Sandoval names mental health council members

CARSON CITY, Nev. (AP) — Gov. Brian Sandoval on Thursday appointed a panel of 18 people representing law enforcement, judges, legislators, mental health and budget experts to assess Nevada’s mental health system and recommend improvements.

Sandoval, a first-term Republican, established the Behavioral Health and Wellness Council by executive order this week following a new round of claims involving allegations that Nevada bused mentally ill patients out of state, many to California.

Dr. Joel Dvoskin, a forensic psychologist at the University of Arizona College of Medicine, will chair the panel. Dvoskin co-authored an earlier report reviewing operations at Rawson-Neal Hospital in Las Vegas, the state’s largest psychiatric hospital that has been the center of controversy.

Retired Clark County District Judge Jackie Glass, who helped establish the mental health court system, was named vice chairman.

Other members include state public health administrators, legislative leaders, a former state senator, doctors, social workers and representatives of law enforcement and the legal community.

“Nevada needs thoughtful, effective and efficient solutions and recommendations from people who serve Nevadans with behavioral health issues on the front lines each and every day,” Sandoval said in a statement.

He tasked the council with making recommendations on how to “address the needs of the most vulnerable people in our society.” The council is to issue twice-yearly reports to the governor’s office.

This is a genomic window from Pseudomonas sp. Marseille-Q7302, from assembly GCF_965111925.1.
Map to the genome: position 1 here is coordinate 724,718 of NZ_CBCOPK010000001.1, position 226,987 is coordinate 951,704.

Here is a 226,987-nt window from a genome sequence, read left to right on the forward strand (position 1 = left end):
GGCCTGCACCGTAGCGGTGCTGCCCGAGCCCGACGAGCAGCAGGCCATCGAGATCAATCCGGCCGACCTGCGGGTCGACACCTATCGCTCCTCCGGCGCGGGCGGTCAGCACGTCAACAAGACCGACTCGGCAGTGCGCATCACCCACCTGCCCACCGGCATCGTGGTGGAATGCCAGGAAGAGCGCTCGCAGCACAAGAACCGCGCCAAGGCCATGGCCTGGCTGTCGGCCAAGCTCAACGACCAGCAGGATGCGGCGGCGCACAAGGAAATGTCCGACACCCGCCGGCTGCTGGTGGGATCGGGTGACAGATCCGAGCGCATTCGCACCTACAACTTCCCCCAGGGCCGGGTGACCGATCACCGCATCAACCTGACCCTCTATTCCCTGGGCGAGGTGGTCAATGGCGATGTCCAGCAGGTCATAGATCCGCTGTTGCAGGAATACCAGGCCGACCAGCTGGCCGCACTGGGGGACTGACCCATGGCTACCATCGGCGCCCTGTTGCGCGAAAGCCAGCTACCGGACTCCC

Sandoval’s administration has been under intense scrutiny following a series of investigative reports by The Sacramento Bee that began earlier this year when the newspaper reported on one patient who was given a one-way bus ticket to Sacramento, Calif., where he knew no one.

The Bee obtained ticket vouchers and found that more than 1,000 Rawson-Neal patients were provided bus tickets out of state upon discharge.

In a follow-up investigation published last weekend, the Bee tracked some of those patients and found that the busing often led to crime and tragedy in other cities around the country.

San Francisco City Attorney Dennis Herrera sued Nevada in September, claiming the state has wrongfully and intentionally bused psychiatric patients to the city and declined to pay costs associated with their care.

But problems with Nevada’s mental health system go beyond the one Las Vegas hospital.

The Clark County public defender’s office in June filed a federal lawsuit against Lake’s Crossing, the state’s only forensic psychiatric hospital, over long wait times for court-ordered evaluations of in-custody detainees. Defense lawyers argue detainees often have to wait weeks or months to be evaluated.

Earlier this year, state lawmakers approved funding to expedite the addition of psychiatric beds in Nevada and reduce the logjam of psychiatric patients in hospital emergency rooms.

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